AMRAAM: Deploying & Developing America’s Medium-Range Air-Air Missile
December 12/17: Hardware Support Raytheon has been awarded a fixed-price-incentive-firm target and cost-plus-fixed-fee modification to an existing US Air Force (USAF) contract for hardware in support of AIM-120 advanced medium-range air-to-air missiles (AMRAAM). The $8.5 million contract will task Raytheon with providing form-fit-function replace hardware assets to include guidance sections and integrated test vehicles under the advanced medium-range air-to-air missile lots 28-30 production. Work will take place in Tucson, Arizona, with an expected completion date of Dec. 31, 2019. The contract also includes foreign military sales for Japan, Norway, Romania, Turkey and Australia. Production funds from fiscal year 2017 of more than $2.8 million, in addition to fiscal 2017 research and development funds of more than $3.8 million, will be obligated to Raytheon at the time of award. All remaining funds on the contract will be derived from foreign military sales.
Raytheon’s AIM-120 Advanced, Medium-Range Air to Air Missile (AMRAAM) has become the world market leader for medium range air-to-air missiles, and is also beginning to make inroads within land-based defense systems. It was designed with the lessons of Vietnam in mind, and of local air combat exercises like ACEVAL and Red Flag. This DID FOCUS article covers successive generations of AMRAAM missiles, international contracts and key events from 2006 onward, and even some of its emerging competitors.
One of the key lessons learned from Vietnam was that a fighter would be likely to encounter multiple enemies, and would need to launch and guide several missiles at once in order to ensure its survival. This had not been possible with the AIM-7 Sparrow, a “semi-active radar homing” missile that required a constant radar lock on one target. To make matters worse, enemy fighters were capable of launching missiles of their own. Pilots who weren’t free to maneuver after launch would often be forced to “break lock,” or be killed – sometimes even by a short-range missile fired during the last phases of their enemy’s approach. Since fighters that could carry radar-guided missiles like the AIM-7 tended to be larger and more expensive, and the Soviets were known to have far more fighters overall, this was not a good trade.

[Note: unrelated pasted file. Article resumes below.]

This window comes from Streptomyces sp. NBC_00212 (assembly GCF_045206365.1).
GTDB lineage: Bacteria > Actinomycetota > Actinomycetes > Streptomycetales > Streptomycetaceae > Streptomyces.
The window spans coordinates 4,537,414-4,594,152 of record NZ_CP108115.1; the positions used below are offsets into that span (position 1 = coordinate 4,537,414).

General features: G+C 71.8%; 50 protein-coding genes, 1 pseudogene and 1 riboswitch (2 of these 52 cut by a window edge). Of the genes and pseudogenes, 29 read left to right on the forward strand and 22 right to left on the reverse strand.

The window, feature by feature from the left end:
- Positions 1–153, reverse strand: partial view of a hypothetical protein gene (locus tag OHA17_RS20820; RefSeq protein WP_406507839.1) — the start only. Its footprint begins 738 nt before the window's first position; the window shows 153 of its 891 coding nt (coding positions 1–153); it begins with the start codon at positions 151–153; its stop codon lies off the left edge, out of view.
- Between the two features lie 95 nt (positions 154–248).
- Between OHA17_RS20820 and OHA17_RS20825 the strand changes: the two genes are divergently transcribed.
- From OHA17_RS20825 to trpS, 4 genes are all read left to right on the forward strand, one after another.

Some MRAAM History, and AMRAAM’s Design Approach
Customers & Performance
AMRAAM: Upgrades & Derivatives
Other AMRAAM-Related Systems
AMRAAM’s International Competitors
AMRAAM Program: Technical Challenges
AMRAAM: Contracts & Key Events
FY 2015 – 2017
FY 2005 and Earlier (Partial)
Additional Readings & Sources: Current Missiles
Additional Readings & Sources
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